Quantified Propositional Calculus and a SecondOrder Theory for NC¹
, 2004
"... Let H be a proof system for the quantified propositional calculus (QPC). We j witnessing problem for H to be: given a prenex S j formula A, an Hproof of A, and a truth assignment to the free variables in A, find a witness for the outermost existential quantifiers in A. We point out that the S ..."
Abstract

Cited by 14 (3 self)
 Add to MetaCart
Let H be a proof system for the quantified propositional calculus (QPC). We j witnessing problem for H to be: given a prenex S j formula A, an Hproof of A, and a truth assignment to the free variables in A, find a witness for the outermost existential quantifiers in A. We point out that the S witnessing problems for the systems G 1 and G 1 are complete for polynomial time and PLS (polynomial local search), respectively. We introduce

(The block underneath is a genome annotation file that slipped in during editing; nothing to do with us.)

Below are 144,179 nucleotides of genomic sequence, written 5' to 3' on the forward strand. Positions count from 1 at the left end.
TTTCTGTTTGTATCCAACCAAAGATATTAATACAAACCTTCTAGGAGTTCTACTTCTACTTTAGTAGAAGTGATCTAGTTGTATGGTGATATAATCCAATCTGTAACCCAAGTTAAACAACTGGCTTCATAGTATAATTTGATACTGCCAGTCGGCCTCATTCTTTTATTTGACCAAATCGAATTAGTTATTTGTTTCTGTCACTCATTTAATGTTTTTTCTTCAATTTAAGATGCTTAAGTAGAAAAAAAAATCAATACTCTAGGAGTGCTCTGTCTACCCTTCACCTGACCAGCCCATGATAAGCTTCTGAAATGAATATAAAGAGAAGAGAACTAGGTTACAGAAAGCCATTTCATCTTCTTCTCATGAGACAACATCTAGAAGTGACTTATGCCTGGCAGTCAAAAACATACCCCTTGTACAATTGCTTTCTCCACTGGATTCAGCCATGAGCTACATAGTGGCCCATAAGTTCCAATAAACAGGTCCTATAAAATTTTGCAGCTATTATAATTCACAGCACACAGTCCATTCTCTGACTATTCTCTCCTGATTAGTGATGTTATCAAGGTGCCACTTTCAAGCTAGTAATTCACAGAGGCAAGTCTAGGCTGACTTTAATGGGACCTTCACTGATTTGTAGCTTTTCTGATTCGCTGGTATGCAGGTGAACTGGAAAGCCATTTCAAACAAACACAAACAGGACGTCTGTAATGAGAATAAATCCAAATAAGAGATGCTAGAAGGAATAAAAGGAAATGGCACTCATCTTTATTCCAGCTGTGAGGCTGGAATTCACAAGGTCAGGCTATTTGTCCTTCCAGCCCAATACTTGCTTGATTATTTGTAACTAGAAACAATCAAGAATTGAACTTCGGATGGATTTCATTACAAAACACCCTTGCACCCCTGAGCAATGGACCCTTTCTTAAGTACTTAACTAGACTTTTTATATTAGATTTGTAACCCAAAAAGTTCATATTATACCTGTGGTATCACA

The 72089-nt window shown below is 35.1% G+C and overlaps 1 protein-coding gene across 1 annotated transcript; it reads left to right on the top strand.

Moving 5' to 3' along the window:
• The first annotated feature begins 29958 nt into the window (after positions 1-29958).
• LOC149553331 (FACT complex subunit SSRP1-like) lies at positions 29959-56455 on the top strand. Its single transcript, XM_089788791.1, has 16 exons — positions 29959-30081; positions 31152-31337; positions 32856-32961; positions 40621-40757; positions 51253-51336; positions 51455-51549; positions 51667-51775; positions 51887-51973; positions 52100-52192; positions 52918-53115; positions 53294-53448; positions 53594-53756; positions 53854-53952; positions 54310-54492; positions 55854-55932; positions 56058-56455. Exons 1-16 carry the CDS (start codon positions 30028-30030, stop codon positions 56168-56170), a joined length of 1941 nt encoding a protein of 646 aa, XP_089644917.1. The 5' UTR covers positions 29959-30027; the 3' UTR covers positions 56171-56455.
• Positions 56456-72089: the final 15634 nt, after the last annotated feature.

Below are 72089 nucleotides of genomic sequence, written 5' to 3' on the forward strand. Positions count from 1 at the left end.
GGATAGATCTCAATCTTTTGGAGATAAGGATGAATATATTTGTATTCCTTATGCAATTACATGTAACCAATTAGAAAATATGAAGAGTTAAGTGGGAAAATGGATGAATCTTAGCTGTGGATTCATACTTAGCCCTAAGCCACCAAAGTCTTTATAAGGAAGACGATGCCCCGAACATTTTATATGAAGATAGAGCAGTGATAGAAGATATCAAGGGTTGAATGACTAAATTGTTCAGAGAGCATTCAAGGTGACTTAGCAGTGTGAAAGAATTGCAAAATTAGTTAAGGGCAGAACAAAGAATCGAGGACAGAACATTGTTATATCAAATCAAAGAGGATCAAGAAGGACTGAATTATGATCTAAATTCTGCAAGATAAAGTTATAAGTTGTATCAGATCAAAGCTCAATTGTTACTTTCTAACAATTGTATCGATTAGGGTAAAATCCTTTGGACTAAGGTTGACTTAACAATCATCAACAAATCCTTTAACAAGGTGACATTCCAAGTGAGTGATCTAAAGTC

Theories With SelfApplication and Computational Complexity
 Information and Computation
, 2002
"... Applicative theories form the basis of Feferman's systems of explicit mathematics, which have been introduced in the early seventies. In an applicative universe, all individuals may be thought of as operations, which can freely be applied to each other: selfapplication is meaningful, but n ..."
Abstract

Cited by 12 (8 self)
 Add to MetaCart
(Show Context)